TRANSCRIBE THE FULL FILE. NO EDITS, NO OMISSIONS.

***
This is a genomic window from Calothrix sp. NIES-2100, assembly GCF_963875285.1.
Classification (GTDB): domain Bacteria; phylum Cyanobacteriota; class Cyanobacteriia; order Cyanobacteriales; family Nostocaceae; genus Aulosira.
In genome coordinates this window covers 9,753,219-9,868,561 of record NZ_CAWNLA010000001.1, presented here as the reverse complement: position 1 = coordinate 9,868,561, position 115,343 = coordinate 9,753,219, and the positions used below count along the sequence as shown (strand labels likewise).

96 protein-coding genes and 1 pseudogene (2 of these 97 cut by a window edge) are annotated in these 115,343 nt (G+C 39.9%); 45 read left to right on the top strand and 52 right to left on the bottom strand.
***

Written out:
This is a genomic window from Calothrix sp. NIES-2100, assembly GCF_963875285.1.
Classification (GTDB): domain Bacteria; phylum Cyanobacteriota; class Cyanobacteriia; order Cyanobacteriales; family Nostocaceae; genus Aulosira.
In genome coordinates this window covers 9,753,219-9,868,561 of record NZ_CAWNLA010000001.1, presented here as the reverse complement: position 1 = coordinate 9,868,561, position 115,343 = coordinate 9,753,219, and the positions used below count along the sequence as shown (strand labels likewise).

96 protein-coding genes and 1 pseudogene (2 of these 97 cut by a window edge) are annotated in these 115,343 nt (G+C 39.9%); 45 read left to right on the top strand and 52 right to left on the bottom strand.